The Mind Inside Tai Chi – Review 3

Continuing……..

2-2 Mind Approach in Practicing Taijiquan (page 90)

The author lists out 10 key factors for the mind approach. Some principles are left out such as :-

– How to prep the body using intent
– The armpits intent
– Wrist elongation
– Bell body
– 2-4 points
– Hand shapes intent
– Blending and permutations of the 8 forces

A very important thing that is not mentioned at this juncture is why learn the 10 key factors. The 10 key factors lead to something. What is it?

If you take a look at Grandmaster Wei Shuren’s book there is a chapter explaining what I term the 4 major objectives which are :-

i) Relax

ii) Disperse

iii) Breakthrough

iv) Emptiness

If you are able to achieve the 4 major objectives after practicing the 10 key factors then it means you have entered the gate of mastery. The only question begging now is how do we know if our realization of the 4 major objectives is correct.

Unfortunately, the only person who can verify if you have attained the 4 major objectives correctly is your own teacher. This is provided he was in turn confirmed by his teacher. Now you know the real reason for having a transmission of the art.

The usefulness of a lineage is not for you to market yourself and your school, boast of your status as a disciple, advertise secret techniques etc. The usefulness of a lineage is that the master takes it on himself to teach you properly. Your duty is to practice hard to do justice to the teachings.

The master will guide you, reining you in when you deviate away from the essential principles. He will answer questions and clarify doubts raised by your practice. When you think you have entered the gate of mastery but unsure if this is the case the master will confirm your finding. And so on, and so on until you know the art thoroughly.

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The Mind Inside Tai Chi – Review 2

I shall continue the review from Chapter 2 Essentials of Mind Approach in Practicing Taijiquan which begins on page 87. This is because the author has stated that this chapter covers the methods of Grandmaster Wang Yongquan and Grandmaster Wei Shuren; a topic that I am familiar with.

2-1 Origin of the Mind Approach (page 87)

The author began by asking how an interested student can enter the world of Tai Chi that uses the mind approach. He wrote that the mind approach is not easy to learn. This is indeed a good point.

From my teaching experience I have found that most students are incapable of following instructions. I can tell them one thing many times but they will keep doing what is habitual and comfortable even if it is wrong and not giving them the desired results.

Learning the mind approach requires a radical leap in faith and the student needs to have a certain amount of trust in the teacher otherwise the student will sabotage his own learning. Based on this I can conclude that one can lead a horse to water but not make it drink. Thus, whether one can master the mind approach really is a matter of fate as my teacher once said to me.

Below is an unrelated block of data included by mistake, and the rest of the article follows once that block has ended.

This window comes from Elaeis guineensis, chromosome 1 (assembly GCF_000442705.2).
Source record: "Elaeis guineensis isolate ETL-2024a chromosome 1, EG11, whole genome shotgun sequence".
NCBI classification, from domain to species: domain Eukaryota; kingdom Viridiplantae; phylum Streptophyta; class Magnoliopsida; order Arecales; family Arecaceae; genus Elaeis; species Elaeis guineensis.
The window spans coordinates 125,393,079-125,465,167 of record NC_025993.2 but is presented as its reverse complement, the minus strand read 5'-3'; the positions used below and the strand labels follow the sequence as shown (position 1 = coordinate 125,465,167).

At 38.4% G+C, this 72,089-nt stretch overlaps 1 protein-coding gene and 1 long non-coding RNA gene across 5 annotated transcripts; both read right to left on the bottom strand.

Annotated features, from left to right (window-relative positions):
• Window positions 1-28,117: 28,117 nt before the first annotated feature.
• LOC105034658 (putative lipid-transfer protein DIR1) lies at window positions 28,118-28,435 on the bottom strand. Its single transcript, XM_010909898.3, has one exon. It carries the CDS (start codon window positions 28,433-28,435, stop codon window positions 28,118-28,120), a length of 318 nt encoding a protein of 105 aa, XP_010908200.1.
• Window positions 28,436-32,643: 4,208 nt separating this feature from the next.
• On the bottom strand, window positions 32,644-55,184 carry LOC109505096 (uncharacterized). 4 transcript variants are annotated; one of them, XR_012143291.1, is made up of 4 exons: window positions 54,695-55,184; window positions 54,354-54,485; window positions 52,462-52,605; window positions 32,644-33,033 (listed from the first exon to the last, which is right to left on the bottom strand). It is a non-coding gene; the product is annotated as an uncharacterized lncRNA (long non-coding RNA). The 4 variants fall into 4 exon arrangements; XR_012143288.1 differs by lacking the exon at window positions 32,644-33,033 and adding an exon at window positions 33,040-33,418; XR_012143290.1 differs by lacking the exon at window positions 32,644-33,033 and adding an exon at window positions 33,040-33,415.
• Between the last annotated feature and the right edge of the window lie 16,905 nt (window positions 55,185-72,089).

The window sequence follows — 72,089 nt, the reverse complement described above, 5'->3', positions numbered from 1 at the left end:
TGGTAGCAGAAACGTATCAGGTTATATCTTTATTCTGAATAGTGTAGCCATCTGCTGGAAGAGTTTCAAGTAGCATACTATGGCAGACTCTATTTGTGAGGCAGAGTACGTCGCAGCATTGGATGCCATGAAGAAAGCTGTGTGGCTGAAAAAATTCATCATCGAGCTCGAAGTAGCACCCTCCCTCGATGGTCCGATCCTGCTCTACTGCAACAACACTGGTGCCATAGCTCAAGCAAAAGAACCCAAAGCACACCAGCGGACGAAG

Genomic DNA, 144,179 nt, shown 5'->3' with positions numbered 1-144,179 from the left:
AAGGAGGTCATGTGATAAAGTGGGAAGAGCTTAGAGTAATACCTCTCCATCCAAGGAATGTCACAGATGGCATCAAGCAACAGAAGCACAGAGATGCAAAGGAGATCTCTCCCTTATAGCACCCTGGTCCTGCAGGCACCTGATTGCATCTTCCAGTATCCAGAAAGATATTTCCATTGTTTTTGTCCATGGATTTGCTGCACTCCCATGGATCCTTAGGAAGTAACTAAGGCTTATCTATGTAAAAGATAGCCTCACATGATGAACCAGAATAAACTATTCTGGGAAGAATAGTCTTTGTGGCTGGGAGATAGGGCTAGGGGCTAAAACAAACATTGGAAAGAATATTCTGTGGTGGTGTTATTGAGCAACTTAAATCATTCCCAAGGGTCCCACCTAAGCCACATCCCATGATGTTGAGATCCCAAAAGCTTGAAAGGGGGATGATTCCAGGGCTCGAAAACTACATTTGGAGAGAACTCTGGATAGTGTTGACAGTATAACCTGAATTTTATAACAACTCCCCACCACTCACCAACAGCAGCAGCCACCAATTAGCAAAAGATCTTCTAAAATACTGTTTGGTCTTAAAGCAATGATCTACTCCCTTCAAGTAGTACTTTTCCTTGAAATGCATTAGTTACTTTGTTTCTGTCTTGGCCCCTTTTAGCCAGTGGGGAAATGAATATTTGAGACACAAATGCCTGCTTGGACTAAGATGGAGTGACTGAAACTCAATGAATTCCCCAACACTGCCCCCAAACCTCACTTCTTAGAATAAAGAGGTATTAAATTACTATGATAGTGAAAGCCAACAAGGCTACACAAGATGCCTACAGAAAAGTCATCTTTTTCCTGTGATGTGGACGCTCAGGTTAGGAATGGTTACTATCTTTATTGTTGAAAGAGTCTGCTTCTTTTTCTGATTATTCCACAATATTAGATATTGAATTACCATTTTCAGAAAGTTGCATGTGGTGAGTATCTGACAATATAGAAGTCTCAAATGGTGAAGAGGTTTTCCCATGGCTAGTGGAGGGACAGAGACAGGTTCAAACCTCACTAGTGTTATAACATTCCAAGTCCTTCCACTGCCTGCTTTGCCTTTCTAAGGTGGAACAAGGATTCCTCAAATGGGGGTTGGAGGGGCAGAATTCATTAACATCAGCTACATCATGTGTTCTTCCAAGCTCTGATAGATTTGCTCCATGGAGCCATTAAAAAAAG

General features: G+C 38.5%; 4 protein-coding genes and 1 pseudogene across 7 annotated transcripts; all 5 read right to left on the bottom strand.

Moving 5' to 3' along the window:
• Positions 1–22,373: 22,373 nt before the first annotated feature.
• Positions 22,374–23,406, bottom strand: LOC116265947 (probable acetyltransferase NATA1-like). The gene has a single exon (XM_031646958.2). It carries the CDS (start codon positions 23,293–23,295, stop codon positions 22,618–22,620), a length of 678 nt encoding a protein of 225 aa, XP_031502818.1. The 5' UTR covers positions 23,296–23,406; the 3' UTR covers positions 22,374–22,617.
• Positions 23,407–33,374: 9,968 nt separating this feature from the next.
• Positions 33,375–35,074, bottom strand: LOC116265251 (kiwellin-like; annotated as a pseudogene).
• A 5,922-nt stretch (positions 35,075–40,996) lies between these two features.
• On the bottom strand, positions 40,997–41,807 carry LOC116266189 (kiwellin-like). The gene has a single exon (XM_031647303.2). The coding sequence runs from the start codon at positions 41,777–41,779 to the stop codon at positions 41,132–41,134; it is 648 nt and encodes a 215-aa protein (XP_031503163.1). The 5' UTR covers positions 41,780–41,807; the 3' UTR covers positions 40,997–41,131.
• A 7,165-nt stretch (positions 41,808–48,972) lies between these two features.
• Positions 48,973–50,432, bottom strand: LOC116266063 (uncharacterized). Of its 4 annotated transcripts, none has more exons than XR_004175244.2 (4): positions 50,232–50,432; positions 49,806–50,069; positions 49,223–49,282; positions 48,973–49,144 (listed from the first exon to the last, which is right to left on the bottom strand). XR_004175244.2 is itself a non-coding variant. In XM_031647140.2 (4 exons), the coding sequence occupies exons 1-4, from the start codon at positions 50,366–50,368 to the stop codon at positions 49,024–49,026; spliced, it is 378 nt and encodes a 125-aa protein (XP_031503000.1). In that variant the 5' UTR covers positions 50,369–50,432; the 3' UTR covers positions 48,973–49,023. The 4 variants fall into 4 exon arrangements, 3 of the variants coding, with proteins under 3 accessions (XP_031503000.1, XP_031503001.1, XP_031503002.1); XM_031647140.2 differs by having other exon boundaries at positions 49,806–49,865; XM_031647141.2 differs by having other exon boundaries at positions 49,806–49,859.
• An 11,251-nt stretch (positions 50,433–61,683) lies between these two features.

The author mentioned that he practiced the 22-Old Six Routines form for more than 10 years and has entered the world of Tai Chi. However, looking at his photos at the end of the book I have this disquiet feeling. The point I would make is that learning for more than 10 years has nothing to do with one’s ability to attain the skills of the mind approach.

Instead, it is how accurate one is able to master the principles that will make the difference. Thus, it is easy for me to show new students on their first lesson that they already have the skill of the mind approach. The begging question is how to retain the skill once the demonstration is over.

My answer is simple – learn and master the principles and the skill will come back. Some learners think of the mind approach as a skill to be developed. I see it as a skill that is already there waiting to be unlocked with the right key.

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The Mind Inside Tai Chi – Review

One night when I was surfing the internet I came across this book :-

mindtaichi

An excerpt was provided. It was interesting to discover that this book explored the teachings of Grandmaster Wei Shuren. Since the preview looked OK I ordered a copy and today it arrived in the mail. I should mention that I had some reservations when I saw the postures of the author in the preview but let’s see the entire book before I pass judgement.

A quick scan through. It is a 156-page book; lots of words; not that many pictures which is good because I cringed when I saw the pictures. Was I too quick to judge? Let’s take a look ……

Kao2

Though the author listed the principles of Grandmaster Wei’s art I cannot help but wonder when I looked at his posture of White Crane Spreads Wings if he knows that his photo shows that his understanding of the art is still mental rather than physical; what we call say one thing but do something else altogether. I think most readers can spot the difference right away when they see the author’s pose on the left and compare it with Grandmaster Wei’s on the right.

I’ll stop writing now. Once I start reading if I see something else worthy to write about I will mention it.

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Want to learn Tai Chi in Singapore? At Singapore Yang Style Combat Tai Chi lessons covering forms, weaponry, push hands, fajing and applications are offered. Lessons are conducted in English. Send enquiry today at the link here.